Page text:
"There are very low barriers to entry for this game. It does not cost players anything to start playing the game; for businesses, it doesn't cost much to buy the lures to use at Pokéstops near their shops.

It is basically cheap advertising for businesses."

Ion Orchard and City Square Mall, owned by CapitaLand Ltd and City Development Ltd respectively, have placed lures and launched promotions to attract Pokémon Go players to their premises.

Ion Orchard's marketing campaign, called Go@Ion Orchard, has been effective, said Chris Chong, chief executive of Orchard Turn Developments. "Based on the number of Go@Ion Orchard redemptions, we have witnessed healthy spending by shoppers who visited our mall to catch Pokémon."

CapitaLand launched an Instagram campaign called #PokemonSTAR, which combines the gaming phenomenon with its rewards programme, Capitastar. The campaign rewards players with points, which can be used to redeem CapitaLand vouchers.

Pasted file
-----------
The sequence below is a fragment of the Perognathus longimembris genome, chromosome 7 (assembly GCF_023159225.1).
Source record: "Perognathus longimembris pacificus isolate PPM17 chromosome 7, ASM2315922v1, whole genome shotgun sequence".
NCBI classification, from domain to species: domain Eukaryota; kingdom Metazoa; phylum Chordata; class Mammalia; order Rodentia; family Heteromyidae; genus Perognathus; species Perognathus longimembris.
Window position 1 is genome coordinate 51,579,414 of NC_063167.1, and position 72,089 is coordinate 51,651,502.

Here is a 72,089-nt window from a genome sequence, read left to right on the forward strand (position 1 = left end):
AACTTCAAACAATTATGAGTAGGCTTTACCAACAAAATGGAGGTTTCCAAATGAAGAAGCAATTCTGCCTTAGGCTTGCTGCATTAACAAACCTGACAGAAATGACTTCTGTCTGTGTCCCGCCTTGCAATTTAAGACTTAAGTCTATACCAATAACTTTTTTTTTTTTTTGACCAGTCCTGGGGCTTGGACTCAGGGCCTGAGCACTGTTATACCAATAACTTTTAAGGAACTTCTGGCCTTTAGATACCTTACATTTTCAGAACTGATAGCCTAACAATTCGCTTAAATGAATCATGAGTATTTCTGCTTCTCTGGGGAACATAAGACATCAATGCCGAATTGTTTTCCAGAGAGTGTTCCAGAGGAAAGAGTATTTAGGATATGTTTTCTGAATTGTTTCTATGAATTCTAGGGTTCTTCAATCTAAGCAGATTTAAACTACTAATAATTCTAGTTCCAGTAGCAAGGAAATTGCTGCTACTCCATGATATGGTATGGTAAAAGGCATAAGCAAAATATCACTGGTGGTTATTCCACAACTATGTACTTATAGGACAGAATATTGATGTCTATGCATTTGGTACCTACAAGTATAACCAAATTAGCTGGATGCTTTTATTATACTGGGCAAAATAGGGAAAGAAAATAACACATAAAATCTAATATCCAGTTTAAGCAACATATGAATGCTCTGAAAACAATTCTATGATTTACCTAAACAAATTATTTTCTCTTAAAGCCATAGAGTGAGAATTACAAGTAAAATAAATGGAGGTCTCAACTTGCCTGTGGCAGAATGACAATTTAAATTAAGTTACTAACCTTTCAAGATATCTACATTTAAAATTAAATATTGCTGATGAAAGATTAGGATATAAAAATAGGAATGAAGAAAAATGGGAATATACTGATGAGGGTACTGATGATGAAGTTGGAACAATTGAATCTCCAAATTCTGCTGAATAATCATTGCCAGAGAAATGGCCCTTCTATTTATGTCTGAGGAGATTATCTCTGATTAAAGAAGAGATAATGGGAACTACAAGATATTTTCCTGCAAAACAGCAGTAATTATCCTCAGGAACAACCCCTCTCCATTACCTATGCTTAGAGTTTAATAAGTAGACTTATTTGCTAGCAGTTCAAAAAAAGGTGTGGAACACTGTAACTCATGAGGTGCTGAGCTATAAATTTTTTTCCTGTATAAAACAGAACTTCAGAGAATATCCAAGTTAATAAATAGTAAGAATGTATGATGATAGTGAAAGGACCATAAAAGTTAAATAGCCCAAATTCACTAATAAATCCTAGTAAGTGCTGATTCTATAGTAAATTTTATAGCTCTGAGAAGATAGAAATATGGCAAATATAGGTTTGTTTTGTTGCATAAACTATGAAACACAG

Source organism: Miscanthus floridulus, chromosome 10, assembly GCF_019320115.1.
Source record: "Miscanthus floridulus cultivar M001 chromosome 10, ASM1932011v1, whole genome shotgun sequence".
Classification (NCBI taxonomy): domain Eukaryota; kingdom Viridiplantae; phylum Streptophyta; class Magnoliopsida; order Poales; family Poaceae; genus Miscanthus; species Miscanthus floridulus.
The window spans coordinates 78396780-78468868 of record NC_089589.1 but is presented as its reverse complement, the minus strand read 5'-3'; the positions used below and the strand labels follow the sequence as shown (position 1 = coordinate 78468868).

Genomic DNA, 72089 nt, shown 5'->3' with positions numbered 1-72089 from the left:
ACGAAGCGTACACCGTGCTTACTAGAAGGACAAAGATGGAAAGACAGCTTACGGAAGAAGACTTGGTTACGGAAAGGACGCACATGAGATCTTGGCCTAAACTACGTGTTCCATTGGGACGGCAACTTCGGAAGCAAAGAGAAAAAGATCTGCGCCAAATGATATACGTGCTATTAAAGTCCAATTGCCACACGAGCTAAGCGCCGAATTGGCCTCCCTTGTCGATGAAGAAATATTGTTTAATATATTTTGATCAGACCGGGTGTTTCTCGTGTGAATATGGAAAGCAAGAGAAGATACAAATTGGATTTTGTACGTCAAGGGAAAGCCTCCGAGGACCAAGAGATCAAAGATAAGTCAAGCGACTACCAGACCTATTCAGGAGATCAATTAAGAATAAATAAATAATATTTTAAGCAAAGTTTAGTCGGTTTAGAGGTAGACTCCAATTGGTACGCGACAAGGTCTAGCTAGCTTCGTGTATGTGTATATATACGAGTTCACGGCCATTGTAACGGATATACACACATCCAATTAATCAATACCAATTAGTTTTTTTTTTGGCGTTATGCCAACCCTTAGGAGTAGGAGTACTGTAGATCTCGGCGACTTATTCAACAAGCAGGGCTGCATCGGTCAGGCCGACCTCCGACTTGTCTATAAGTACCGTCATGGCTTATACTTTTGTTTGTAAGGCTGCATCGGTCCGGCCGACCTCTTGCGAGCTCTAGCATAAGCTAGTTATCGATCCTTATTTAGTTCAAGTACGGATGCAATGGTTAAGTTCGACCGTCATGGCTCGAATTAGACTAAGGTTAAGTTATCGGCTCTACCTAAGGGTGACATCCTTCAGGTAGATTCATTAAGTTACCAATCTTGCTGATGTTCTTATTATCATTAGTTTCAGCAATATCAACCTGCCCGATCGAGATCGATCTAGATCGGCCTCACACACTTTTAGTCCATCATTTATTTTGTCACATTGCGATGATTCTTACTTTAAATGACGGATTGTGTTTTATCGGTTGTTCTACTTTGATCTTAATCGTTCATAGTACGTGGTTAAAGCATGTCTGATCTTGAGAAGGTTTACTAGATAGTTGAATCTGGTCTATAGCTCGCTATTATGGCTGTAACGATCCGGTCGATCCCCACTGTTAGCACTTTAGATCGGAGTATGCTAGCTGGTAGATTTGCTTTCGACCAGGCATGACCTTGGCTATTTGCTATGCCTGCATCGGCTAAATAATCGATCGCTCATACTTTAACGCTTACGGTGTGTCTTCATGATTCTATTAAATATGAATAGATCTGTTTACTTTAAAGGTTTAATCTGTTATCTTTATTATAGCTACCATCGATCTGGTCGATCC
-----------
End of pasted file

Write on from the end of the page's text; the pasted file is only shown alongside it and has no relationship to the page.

Teresa Teow, CapitaLand Mall Asia head of retail management in Singapore, said that even though it has been only a week since the game's release, business activity has noticeably increased in its malls.

"During #PokemonSTAR, the average daily signups for Capitastar increased 43 per cent compared to July. We have also seen a 33 per cent increase in followers for CapitaLand's Instagram account, with about 2,000 posts garnered on #PokemonSTAR."

City Square Mall said it had a "healthy turn-out" of visitors to the mall when it released its lures on National Day.

Aside from also planting lures, Resorts World Sentosa (RWS) offered a 10 per cent discount for admission to its S.E.A. Aquarium and Universal Studios Singapore for every five Pokémon caught within an hour on its premises.

An RWS spokesman said Pokémon Go has generated "significant footfall". "The lures we are releasing across the resort every day this week, including Universal Studios Singapore and SEA. Aquarium, brought about increased visitorship into the attractions.

"Pokémon Go enthusiasts also took advantage of the promotions running until this Sunday, with many prolonging their stay on the resort and patronising our retail outlets and restaurants."

Wildlife Reserves Singapore will release more than 500 lures at the nearly 70 Pokéstops in the BirdPark, River Safari and the zoo, and offering prizes such as free annual membership and plush toys to visitors who catch eight unique Pokémon in the parks.